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From the archives

Referendum Trudeau

He campaigned in poetry but governed in prose

Rinkside Reading

What does hockey’s literature say about the sport?

Alarm Bells

Fort McMurray and fires hence

The Shill of the People

Those loudest voices among us

Dan Dunsky

Has Populism Won? The War on Liberal Democracy

Daniel Drache and Marc D. Froese

ECW Press

256 pages, softcover and ebook

The Age of the Strongman: How the Cult of the Leader Threatens Democracy around the World

Gideon Rachman

Other Press

288 pages, hardcover, softcover, and ebook

With apologies to Steven Pinker, who (correctly) keeps telling us that this is the best time to be alive: it sure doesn’t seem like it sometimes, at least not when we scan the bleak social and political landscape of the past year. But hope we must. In that spirit, the recent mid-term elections in the United States may be a source of some optimism for the future. On November 8, 2022, the voters of the world’s most important liberal democracy took a good look at the pack of populists hand-picked by the former president Donald Trump — the election deniers, the moralists, the hate-mongers — and, for the most part, said, “No, thanks.” So has the recent wave of far-right populism crested?

Populism — an anti-establishment political stance that positions the assumed will of “the people” against the supposed interests of “the elite”— is not the exclusive domain of the right. Think of Hugo Chávez in Venezuela or the Syriza Party in Greece, both on the left. However, it is the populism of the far right that today feels the wind in its sails. Last year alone, Italy elected a prime minister from a party with a fascist past; a Swedish party with neo-Nazi roots won the second-most seats in the country’s parliament; Marine Le Pen’s National Rally (“Offenders from France, in prison; foreigners, on planes!”) secured more than 40 percent of the vote in the French presidential election; and Israelis learned they will be governed by a coalition that includes ultranationalists and Jewish supremacists. These wins come on the heels of a strong electoral showing for the far right in Germany in 2021 and follow years of nationalist, xenophobic leadership in Poland and Hungary.

While the latter two countries have relatively shallow liberal roots, the same cannot be said for Canada, where 2022 saw several populist politicians do quite well. Danielle Smith, with degrees in English and economics and a career in journalism, became leader of her party — and thus premier of Alberta — by picking fights with “the elite” in Ottawa and in her province. “The choice is clear,” she posted on Facebook last September: “more woke establishment control or strong leadership that puts Albertans and our freedoms first!”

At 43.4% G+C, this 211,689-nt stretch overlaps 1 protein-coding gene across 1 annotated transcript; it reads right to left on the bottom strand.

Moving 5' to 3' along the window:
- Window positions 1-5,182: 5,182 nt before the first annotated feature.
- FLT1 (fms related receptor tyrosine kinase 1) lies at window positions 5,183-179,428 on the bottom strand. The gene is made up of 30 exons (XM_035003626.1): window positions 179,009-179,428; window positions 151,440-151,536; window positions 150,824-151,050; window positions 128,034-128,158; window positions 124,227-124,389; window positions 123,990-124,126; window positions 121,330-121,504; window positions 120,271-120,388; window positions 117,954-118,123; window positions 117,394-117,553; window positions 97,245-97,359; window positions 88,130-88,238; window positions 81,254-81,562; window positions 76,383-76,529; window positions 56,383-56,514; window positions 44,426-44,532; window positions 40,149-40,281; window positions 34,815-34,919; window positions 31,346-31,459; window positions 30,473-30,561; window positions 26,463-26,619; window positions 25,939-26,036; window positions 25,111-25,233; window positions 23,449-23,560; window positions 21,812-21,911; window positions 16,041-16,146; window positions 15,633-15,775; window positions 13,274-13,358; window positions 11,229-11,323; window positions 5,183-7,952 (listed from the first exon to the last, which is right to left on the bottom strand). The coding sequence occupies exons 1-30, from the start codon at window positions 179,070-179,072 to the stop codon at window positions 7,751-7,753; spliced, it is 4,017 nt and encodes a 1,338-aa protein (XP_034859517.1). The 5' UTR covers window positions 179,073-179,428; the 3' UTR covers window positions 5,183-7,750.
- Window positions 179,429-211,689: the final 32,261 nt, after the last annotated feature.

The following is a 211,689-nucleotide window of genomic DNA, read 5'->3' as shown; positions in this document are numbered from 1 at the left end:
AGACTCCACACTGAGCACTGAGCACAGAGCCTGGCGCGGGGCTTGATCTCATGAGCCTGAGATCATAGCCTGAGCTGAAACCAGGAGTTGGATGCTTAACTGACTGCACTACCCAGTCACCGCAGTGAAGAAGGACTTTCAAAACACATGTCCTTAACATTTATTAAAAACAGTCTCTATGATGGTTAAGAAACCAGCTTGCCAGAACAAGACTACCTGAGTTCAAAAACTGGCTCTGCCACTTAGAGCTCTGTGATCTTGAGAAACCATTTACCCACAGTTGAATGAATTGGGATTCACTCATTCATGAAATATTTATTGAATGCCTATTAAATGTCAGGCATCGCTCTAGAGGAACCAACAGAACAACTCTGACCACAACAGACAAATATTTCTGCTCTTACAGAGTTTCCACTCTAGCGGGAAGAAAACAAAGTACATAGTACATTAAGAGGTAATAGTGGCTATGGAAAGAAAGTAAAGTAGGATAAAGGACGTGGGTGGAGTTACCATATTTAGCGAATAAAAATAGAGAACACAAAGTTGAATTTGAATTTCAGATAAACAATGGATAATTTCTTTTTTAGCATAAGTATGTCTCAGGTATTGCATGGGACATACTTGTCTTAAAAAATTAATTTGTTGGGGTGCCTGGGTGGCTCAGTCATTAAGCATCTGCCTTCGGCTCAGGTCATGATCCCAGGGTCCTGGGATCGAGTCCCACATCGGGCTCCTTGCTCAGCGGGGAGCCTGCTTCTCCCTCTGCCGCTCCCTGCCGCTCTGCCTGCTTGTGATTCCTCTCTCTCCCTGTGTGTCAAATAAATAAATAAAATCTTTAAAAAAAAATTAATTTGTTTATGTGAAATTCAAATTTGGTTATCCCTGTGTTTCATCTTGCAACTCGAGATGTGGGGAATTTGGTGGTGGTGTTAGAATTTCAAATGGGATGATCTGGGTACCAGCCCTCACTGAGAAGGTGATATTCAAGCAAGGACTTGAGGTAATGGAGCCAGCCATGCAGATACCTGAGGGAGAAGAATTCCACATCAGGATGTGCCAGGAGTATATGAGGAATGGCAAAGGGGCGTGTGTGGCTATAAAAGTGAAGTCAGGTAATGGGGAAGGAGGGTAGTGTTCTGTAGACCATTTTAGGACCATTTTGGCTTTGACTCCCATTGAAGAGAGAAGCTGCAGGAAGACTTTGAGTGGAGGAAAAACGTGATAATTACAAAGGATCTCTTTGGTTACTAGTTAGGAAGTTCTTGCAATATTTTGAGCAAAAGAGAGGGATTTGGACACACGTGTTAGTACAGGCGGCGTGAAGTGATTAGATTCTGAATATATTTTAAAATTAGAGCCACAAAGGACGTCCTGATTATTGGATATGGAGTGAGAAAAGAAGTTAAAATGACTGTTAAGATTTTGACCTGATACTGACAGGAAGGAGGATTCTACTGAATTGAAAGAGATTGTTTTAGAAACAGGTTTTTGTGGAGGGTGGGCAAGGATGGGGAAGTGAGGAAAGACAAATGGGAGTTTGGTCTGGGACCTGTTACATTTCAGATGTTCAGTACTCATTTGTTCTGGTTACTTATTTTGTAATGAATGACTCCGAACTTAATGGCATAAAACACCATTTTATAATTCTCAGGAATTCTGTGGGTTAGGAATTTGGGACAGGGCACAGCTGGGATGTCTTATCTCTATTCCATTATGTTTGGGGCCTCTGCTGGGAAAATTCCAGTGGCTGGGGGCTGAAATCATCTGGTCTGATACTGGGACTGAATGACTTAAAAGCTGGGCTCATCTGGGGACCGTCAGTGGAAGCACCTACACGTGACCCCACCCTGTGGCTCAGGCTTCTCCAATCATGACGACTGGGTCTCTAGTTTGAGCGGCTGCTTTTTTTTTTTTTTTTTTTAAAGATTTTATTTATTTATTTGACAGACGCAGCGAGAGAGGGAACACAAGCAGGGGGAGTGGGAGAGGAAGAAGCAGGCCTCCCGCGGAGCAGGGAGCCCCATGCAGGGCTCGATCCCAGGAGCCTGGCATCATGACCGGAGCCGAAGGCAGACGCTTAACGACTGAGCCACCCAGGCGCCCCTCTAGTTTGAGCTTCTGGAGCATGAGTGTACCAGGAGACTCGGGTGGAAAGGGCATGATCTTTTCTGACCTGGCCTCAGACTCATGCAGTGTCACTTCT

During Quebec’s forty-third general election campaign, François Legault linked immigration with extremism and violence (the premier later apologized), while Jean Boulet, the immigration and labour minister, asserted on Radio-Canada that “80 percent of immigrants go to Montreal, don’t work, don’t speak French, and don’t adhere to the values of Quebec.” (The MNA for Trois-Rivières later said he had chosen his words poorly.) Despite these ugly and inaccurate claims, Boulet waltzed to re-election, and Legault’s Coalition Avenir Québec won the largest majority the province has seen in decades.

Beware the fake charms of strongmen.

Karsten Petrat

Then there’s Pierre Poilievre, who became the leader of the Conservative Party by, at various times, promising to fire the conventionally independent governor of the Bank of Canada for not acting in accordance with his own, somewhat idiosyncratic views on monetary policy; actively promoting the conspiracy that shadowy global oligarchs at the World Economic Forum (a favourite target of populists) are planning to impose authoritarian global government to remake all societies; and courting far-right extremists, including one who has been deemed a national security threat by federal authorities.

Why have liberal societies like ours — ostensibly tolerant and pluralistic — fallen under the sway of conspiracy-minded demagogues, nationalists, and xenophobes? Is this just a passing phenomenon, as the recent U.S. mid-terms might suggest, or will it become even stronger and uglier? These are some of the questions asked in two books: Has Populism Won?, by the political scientists Daniel Drache and Marc D. Froese, and The Age of the Strongman, by the veteran Financial Times columnist Gideon Rachman.

Both books are accessible surveys that speed along without skimping on weighty issues, though readers might benefit from at least a passing acquaintance with political theory, history, and international affairs. Has Populism Won? dives into the architecture of contemporary populist movements, while The Age of the Strongman traces the rise of contemporary autocrats in non-democratic states and shows how aspiring Western authoritarians try to play tough, just like their illiberal counterparts. Above all, these books alert us to the very real dangers that contemporary populists pose to liberal societies.